It was the last week of July and the sun was inescapable. Hypnotized by the type of oppressive heat that guides you towards cold air conditioning and even colder beer, the men and women of Manayunk drifted over the hot concrete until the promise of each pulled them across thresholds on each side of the street. Although for the people walking through the doorway at 4421 on Main Street, cold air was not the only thing moving their feet across the pavement. Appearing at Lucky’s Last Chance one day after their performance at Philadelphia’s Xponential Festival, the Nashville based six-piece, Kopecky, gathered at the popular bar on the last Monday of the month (07-27-15) to deliver a free acoustic performance. They had announced the show online only twenty-four hours before, notifying fans worldwide at the same time it was being scrawled in bold-faced, dusty letters on the bar’s chalkboard street sign. Currently on tour promoting their newest record, 2015’s Drug For The Modern Age, singer/keyboardist Kelsey Kopecky, singer/guitarist Gabe Simon, guitarist Steven Holmes, bassist Corey Oxendine, cellist Markus Midkiff and drummer David Krohn settled onto the small stage on the building’s second floor before beginning a set laced with songs recounting their eight years as a band.
Flooding through each window behind them, the light from outside had reduced the group to weightless, moving shadows, held to the floor by the grip on each of their mic stands. As the audience quieted and a television on the wall silently recycled images from an ESPN broadcast, a seated Simon began to strum his acoustic guitar. Opening with the song for which their latest album is named, “Drug For The Modern Age,” the band summoned the forlorn, weariness that comes with the understanding that, “there’s a season where we’re both gonna die.” It’s a somber sentiment that’s ultimately uplifting, possessing a time waits for no one mentality that acknowledges not just physical death, but the vastly different versions of ourselves that exist over the course of our lifetime. It’s also the most sweeping arrangement they have written to date, beautifully understated even as it takes you somewhere completely unexpected. Stripped down, the song maintained a certain delicateness when performed in the small space, though it’s final sing-along style refrain had managed to feel far more empowering than sentimental. Wrapping moments of self-reflection and catharsis within a thoroughly blissful melody, “Drug For The Modern Age” firmly established that while Kopecky’s music has always preserved a certain polish, there are always bigger ideas just waiting to be uncovered.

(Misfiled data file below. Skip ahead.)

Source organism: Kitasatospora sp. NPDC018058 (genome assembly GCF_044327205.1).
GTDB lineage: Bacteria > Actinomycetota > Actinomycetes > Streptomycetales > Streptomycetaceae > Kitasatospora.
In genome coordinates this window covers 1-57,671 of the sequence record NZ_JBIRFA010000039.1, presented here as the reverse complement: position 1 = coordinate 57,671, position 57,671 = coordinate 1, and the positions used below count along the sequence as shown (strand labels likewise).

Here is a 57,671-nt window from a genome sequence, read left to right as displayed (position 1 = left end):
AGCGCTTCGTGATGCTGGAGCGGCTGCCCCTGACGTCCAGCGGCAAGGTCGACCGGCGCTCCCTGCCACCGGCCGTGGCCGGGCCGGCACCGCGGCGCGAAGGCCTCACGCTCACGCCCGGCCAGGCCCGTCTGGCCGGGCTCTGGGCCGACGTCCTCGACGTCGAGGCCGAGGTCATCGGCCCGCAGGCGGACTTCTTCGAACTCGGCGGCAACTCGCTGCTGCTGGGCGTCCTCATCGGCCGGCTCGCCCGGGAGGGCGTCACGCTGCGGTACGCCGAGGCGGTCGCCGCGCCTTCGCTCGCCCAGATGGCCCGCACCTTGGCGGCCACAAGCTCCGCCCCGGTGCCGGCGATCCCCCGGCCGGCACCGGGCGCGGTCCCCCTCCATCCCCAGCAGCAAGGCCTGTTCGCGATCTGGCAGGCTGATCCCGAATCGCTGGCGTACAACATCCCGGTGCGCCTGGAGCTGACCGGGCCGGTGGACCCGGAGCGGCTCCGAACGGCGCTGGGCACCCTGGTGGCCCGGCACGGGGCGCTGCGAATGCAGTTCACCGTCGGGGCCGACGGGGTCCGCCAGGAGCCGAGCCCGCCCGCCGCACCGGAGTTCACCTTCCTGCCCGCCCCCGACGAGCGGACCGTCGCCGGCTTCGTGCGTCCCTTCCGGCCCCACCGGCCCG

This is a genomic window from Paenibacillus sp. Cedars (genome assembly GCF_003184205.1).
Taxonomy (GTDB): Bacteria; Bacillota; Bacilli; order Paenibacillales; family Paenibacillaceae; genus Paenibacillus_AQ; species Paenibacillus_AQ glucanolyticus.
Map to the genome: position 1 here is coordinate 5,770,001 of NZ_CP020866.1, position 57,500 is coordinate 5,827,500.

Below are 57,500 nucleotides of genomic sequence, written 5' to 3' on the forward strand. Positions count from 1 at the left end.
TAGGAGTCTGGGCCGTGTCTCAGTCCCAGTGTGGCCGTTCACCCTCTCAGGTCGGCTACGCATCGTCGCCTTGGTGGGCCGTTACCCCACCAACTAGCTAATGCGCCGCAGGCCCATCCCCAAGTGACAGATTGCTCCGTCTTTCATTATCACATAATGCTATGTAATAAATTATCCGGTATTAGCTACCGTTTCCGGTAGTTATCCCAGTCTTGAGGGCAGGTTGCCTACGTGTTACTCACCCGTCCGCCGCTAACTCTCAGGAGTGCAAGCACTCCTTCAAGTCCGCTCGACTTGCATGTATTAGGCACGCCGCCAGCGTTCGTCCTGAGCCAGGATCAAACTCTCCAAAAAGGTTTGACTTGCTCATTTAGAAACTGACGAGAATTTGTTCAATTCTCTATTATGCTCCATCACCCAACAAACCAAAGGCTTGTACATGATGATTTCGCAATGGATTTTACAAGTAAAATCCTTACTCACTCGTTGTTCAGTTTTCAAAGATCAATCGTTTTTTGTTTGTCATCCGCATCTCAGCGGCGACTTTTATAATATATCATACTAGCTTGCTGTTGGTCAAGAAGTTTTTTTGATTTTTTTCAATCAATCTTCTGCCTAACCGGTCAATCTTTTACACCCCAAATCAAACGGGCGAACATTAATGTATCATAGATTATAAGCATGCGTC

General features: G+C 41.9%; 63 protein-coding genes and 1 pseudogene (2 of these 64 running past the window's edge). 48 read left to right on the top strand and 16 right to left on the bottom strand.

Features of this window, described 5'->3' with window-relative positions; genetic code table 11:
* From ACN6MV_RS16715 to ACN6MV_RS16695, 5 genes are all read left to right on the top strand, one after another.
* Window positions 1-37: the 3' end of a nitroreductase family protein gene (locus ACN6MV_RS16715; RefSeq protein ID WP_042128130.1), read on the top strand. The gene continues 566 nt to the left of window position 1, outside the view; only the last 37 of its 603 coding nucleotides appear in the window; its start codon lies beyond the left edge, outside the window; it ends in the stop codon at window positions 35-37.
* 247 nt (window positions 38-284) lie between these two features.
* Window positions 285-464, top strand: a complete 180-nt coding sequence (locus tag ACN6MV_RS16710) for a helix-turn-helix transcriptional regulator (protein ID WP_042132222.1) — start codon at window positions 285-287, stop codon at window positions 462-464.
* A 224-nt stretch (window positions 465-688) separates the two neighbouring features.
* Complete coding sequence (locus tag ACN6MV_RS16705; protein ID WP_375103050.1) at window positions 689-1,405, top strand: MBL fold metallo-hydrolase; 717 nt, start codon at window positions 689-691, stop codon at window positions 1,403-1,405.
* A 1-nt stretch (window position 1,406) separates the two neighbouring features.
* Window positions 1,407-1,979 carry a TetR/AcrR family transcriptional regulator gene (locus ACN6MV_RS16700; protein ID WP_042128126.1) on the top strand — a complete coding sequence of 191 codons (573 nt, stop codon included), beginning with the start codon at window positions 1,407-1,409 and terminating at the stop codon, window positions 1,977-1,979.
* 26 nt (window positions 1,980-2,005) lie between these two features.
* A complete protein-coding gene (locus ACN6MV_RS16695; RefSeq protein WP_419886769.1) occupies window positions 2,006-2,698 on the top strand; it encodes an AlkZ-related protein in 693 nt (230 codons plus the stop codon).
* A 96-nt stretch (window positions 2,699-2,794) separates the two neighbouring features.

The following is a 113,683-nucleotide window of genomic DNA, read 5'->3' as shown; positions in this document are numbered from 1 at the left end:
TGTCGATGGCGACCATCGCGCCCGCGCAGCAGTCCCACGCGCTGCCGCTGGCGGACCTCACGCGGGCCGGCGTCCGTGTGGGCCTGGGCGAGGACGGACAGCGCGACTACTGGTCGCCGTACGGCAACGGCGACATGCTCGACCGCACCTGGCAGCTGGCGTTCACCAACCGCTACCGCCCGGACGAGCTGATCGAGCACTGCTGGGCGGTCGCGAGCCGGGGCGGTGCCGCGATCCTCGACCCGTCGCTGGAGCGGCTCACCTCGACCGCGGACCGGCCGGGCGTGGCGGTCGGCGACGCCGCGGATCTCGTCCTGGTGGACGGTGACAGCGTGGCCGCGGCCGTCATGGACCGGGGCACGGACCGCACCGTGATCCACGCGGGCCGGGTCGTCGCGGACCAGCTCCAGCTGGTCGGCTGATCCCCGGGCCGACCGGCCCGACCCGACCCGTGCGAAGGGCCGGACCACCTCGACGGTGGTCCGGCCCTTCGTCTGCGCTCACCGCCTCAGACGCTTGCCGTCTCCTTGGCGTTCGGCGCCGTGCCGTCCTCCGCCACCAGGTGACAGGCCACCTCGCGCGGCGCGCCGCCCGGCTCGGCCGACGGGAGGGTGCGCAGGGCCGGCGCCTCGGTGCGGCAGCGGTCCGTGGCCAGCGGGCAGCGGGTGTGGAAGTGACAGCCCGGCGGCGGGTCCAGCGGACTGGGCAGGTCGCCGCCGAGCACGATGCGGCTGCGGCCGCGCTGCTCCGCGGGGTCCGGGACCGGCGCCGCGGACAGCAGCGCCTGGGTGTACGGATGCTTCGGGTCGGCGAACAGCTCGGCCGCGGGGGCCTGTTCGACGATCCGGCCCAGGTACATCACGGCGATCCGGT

Founded in 2007 by Kopecky and Simon, the band exhibited a bond as indestructible as the brick wall behind them. Contributing to the laid-back atmosphere of the performance, the group’s own closeness and onstage conversation had in turn forged an immediate rapport with the audience. Between stories and jokes, they performed a career-spanning set that showcased the smart, mesmeric pop rock of 2012’s Kids Raising Kids and this summer’s Drug For The Modern Age. Early on, “Quarterback” and the fan-requested “Animal” off of the 2011 EP, Of Epic Proportions, had garnered the most excitement, transforming the audience into a vocal choir who held onto their beer as if it were sheet music. Although it was adding in a surprise cover of the Weeknd’s “Can’t Feel My Face,” that had once again reinforced the band’s ability to produce a sound punctuated by it’s very own contrasts. Eliminating just the right amount of smoothness present in the original, Kopecky’s version of the summer hit felt considerably tougher, honing in on a bass line that felt brass-bound and armored in their hands. Although it was the bluesy indie rock of the Kids Raising Kids track, “Heartbeat” that had later prompted the audience to put down their drinks and place their hands in the air, clapping along and singing with the band at such a volume that it seems unlikely that the sound didn’t spill out onto the streets below. And while stripped down sets can occasionally lack punch, Kopecky treated Philadelphia to a rich, energetic performance strengthened by their connection to their audience.
Article: Caitlin Phillips